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HomeAwardsContender PortfoliosContender – Makeup Artist Jan Sewell, The Theory Of Everything

Contender – Makeup Artist Jan Sewell, The Theory Of Everything


Jan Sewell applies Eddie Redmayne's makeup.
Jan Sewell applies Eddie Redmayne’s makeup.

In James Marsh’s The Theory of Everything, the life of theoretical physicist Stephen Hawking is examined from his boyhood until the recent past, covering over a quarter century. The makeup for the actors in the film had to reflect this time span, additionally dealing with the transformation that Hawking (Eddie Redmayne) goes through, since he suffers from a debilitating physical disease that left his mind intact but his body almost entirely crippled.

The makeup artist, Jan Sewell, joined the project through a connection to other crew members at the film’s London hub. “It was Steven Noble the costume designer who got asked to do the project first and recommended me to James,” said Sewell. “I knew it was going to be amazing. I did as much prep as I could and did reference on Stephen Hawking. I made Redmayne up on Les Miserables. When I went to see James Marsh for the first time, I had done quite a lot of prep. He thought I did the right thing and offered me the film fairly quickly. We shot all of it in London except for exteriors and different halls in Cambridge.”

Prior to the nine-week shoot, Sewell had four weeks of prep. “You end up doing the research and would start gearing up again,” she said. “Many of the characters had to age through the whole film. David Thewlis and Harry Lloyd went through the 25 years. The women, such as Maxine Peake came in much later. I had to get wigs made on my days off and prep for her. It was a busy film and very challenging and rewarding.”

The Theory Of Everything
The Theory Of Everything

Since Redmayne is on screen for nearly every shot in the film, much of Sewell’s focus was on getting the Hawking character depicted as accurately as possible. “What was really important for me was I needed to lock down Eddie’s makeup before I thought about designing the rest of the film,” Sewell stated. “I suggested an early makeup test. We needed to know how far to go if the director or Eric Fellner at Working Title wanted me to make it really strong, pull back a bit, looking for the essence of a person.”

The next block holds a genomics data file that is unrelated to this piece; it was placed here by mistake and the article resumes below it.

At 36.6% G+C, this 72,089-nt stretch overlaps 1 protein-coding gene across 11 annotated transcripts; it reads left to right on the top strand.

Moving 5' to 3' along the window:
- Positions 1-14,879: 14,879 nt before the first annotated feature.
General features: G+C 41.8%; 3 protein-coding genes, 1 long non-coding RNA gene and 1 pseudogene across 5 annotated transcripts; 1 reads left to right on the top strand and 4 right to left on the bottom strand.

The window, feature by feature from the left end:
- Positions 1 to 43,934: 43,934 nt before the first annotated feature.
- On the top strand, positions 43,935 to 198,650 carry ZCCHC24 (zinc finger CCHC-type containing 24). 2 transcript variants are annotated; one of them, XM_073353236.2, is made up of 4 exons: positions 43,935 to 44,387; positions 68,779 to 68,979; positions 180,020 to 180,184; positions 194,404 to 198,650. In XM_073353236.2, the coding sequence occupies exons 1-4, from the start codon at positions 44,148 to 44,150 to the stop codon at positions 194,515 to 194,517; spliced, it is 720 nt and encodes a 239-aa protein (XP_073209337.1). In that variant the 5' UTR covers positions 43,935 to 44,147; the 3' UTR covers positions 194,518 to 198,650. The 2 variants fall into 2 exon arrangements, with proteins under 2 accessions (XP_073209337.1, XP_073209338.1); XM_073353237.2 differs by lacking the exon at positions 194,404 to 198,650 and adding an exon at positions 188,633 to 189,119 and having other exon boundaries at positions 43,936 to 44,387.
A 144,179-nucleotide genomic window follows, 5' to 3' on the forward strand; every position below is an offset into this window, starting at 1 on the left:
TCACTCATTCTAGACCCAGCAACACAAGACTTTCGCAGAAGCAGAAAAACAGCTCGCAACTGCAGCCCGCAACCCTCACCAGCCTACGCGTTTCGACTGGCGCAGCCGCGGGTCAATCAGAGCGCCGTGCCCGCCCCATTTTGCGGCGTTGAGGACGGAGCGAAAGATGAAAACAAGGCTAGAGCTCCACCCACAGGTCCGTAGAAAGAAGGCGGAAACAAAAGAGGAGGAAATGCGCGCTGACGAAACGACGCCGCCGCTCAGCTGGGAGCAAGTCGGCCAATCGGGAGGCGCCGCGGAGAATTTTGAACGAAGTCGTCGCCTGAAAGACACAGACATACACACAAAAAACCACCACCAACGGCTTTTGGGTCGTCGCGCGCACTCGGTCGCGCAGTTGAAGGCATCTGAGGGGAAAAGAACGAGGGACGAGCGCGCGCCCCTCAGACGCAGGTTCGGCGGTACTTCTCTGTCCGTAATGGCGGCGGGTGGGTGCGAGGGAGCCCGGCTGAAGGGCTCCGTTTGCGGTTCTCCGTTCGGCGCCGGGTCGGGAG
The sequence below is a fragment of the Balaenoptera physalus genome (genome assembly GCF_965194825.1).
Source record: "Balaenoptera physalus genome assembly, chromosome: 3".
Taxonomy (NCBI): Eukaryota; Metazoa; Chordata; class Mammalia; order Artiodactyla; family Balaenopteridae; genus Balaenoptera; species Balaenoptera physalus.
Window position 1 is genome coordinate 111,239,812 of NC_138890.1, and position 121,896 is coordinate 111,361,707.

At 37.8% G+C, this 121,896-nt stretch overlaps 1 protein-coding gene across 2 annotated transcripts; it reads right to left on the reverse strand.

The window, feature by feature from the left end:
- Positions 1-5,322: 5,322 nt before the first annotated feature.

Redmayne reported for work early in the process to collaborate with Sewell on the various stages of Hawking’s appearance. “I got Eddie cast, got the prosthetics on the way, and got the wigs started,” said Sewell. “In the test, we pretty well got his look first go. All of the tweaks after that were about the way Eddie was sitting in the wheelchair, with prosthetics on his face. He was twisting his body, using different muscles, and I didn’t want the prosthetics getting in the way.”

Kristyan Mallett, an artist with whom Sewell has worked before, supervised Redmayne’s prosthetics. “Kristyan knows that I like subtlety,” Sewell said. “I apply prosthetics as well, but for the two days that we shot with them, I got him to come and we put them on together. We talked about scale. I got him to make earlobes and ear pieces so that we could change the scale of Eddie’s face as the illness gripped him. The bigger ears made his head look smaller. I wanted his whole head to have a disproportionate shape.”